A few moments after our meeting, my husband’s old friend (now my new friend) caught me alone and quietly said, “I’m sure you could tell from my reaction that I know who you are.”

Yes, I’d noticed.

He then went on to express his sympathy for all that I had been through. He told me the day he’d heard about my former husband’s Ponzi scheme, his heart had broken for me and my children and that he knew many people who experienced those same feelings of sorrow on our behalf. He took the time to ask about me, how my children are doing and couldn’t have been nicer. Unexpectedly, in the course of that conversation, something in me began to change.

I realized I wasn’t worried, or ashamed, of anything I’ve lived through any more. I don’t think I’ll be hesitant to meet anyone ever again, regardless of the name they associate with me.

A few minutes later, his wife approached and said something so unexpected it changed my world. She, also, was very nice and told me we had something in common. For the life of me, I had no idea what that could possibly be! Then SHE dropped a bomb, sharing something very unexpected that we had in common and I was absolutely stunned! I was caught so off-guard all I could think to do was joke, “WHERE have you been? WHERE were you two years ago? I SO could have used a friend like you in 2009!”

Better late than never, I guess. And for some reason, meeting a good woman who lived through something similar to me, who shared her experience with me however briefly, helped the last few scales of shame (or whatever it is I’ve felt but didn’t realize I was still carrying with me) fall from my eyes. It’s totally gone. I don’t think I’ll want to hide my head, ever again, to have anyone know I’m the former Andrea Merriman.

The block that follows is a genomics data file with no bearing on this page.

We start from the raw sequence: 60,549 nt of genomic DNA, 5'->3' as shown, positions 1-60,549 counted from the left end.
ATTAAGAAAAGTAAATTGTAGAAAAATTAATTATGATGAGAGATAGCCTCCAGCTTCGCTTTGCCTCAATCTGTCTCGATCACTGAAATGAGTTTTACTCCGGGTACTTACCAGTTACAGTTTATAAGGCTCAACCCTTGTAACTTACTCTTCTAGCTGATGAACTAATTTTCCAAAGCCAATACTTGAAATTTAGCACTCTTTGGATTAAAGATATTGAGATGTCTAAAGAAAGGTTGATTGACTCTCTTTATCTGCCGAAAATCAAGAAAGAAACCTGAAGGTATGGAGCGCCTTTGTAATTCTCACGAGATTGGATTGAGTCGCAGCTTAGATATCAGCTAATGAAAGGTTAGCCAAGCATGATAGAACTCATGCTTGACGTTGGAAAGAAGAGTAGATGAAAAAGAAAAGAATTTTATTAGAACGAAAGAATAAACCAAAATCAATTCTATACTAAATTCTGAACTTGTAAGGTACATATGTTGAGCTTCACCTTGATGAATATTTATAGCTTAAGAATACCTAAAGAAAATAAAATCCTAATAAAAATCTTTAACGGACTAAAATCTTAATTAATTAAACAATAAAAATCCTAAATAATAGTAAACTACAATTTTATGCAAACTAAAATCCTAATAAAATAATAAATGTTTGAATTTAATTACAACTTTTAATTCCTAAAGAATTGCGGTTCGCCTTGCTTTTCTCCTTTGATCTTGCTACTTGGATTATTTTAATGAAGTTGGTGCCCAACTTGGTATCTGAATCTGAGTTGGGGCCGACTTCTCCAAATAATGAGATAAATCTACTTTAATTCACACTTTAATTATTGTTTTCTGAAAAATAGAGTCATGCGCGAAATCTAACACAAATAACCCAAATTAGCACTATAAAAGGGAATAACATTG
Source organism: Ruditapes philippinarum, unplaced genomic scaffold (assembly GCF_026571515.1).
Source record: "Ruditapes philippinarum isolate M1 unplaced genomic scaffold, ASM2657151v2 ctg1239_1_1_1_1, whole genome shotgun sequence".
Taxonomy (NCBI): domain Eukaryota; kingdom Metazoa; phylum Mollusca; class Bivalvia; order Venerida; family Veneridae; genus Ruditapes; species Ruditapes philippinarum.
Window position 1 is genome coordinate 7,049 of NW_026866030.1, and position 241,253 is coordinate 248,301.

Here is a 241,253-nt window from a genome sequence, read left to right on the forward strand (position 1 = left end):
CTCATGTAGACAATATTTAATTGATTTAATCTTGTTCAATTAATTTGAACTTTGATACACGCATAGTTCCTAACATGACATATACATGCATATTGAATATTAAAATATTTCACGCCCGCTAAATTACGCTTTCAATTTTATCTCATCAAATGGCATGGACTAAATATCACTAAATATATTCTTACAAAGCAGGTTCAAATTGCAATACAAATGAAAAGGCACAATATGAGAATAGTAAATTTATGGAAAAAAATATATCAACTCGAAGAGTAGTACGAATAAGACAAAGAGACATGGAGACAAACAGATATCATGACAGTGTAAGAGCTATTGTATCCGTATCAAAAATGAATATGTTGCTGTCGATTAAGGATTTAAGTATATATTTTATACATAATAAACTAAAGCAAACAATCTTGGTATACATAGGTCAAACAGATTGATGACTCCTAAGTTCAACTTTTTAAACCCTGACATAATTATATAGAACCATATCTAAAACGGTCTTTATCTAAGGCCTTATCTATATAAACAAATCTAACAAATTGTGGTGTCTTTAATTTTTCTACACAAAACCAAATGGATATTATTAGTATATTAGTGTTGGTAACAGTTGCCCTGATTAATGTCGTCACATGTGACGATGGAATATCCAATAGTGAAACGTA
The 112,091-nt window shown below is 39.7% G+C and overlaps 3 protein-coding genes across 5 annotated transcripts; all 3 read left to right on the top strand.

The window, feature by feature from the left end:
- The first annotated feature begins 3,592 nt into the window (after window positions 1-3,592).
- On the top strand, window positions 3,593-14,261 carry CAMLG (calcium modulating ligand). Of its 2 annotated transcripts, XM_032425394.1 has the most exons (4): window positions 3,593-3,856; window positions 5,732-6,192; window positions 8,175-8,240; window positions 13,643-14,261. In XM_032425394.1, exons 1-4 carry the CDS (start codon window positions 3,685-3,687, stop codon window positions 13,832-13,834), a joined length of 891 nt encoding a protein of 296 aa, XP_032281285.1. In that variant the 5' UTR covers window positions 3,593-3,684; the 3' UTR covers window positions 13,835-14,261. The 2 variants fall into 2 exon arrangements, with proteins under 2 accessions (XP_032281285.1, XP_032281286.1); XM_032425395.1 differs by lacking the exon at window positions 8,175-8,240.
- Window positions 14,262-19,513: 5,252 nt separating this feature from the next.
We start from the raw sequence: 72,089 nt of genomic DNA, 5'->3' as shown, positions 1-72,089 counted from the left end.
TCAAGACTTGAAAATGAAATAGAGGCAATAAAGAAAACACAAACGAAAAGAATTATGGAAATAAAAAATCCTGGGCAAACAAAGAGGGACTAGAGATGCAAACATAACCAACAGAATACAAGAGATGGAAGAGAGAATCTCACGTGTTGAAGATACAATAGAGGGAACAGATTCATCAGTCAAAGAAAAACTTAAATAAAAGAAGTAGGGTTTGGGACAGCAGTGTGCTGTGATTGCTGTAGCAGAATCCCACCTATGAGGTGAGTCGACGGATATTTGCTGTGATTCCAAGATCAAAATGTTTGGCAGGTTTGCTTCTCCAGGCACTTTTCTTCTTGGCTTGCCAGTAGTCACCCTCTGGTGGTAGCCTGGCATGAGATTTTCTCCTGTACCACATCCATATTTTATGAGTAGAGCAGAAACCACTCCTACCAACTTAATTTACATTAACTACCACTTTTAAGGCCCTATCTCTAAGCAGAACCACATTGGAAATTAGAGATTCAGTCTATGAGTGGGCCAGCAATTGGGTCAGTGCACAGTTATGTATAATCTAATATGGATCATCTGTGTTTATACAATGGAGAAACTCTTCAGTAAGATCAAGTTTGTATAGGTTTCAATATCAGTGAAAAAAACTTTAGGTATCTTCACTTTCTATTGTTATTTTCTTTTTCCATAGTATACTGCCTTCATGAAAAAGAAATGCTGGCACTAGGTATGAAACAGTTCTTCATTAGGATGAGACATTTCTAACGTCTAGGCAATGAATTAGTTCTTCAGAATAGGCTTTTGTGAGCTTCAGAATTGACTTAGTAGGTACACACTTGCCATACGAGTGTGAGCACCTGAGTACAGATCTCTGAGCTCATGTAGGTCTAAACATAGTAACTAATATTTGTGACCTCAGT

I don’t think I’ll be cringing any longer when my husband introduces me to people; I won’t be afraid of what they’ll think of me—or him, for choosing to marry someone with past experiences like mine.

After all, “…let us never forget that mankind constitutes one great brotherhood; all born to encounter suffering and sorrow, and therefore bound to sympathize with each other.” (Albert Pike)

And to think: if it weren’t for karaoke, I wouldn’t have met my new friends, my new “brotherhood,” born of adversity and facilitated by empathy. Additional proof that life is unexpected and…amazing. Every encounter an opportunity to bless the life of another.


“I knew what my job was; it was to go out and meet the people and love them.” (Princess Diana)

I finished my Madonna representation and was anxious to change out of the costume and hide. But I had one more hurdle to clear. The cast had to go to the ship’s main lobby, greet family, friends, “fans,” and pose for a group photo.

I wanted to do all of the above almost as much as I’d wanted to sing a solo of “Like A Virgin” in front of hundreds of people and wear the costume I’d been provided with—but I did it anyway, comforting myself that at least I wouldn’t know anyone and hopefully, that what happened on a Carnival cruise ship stayed on a Carnival cruise ship!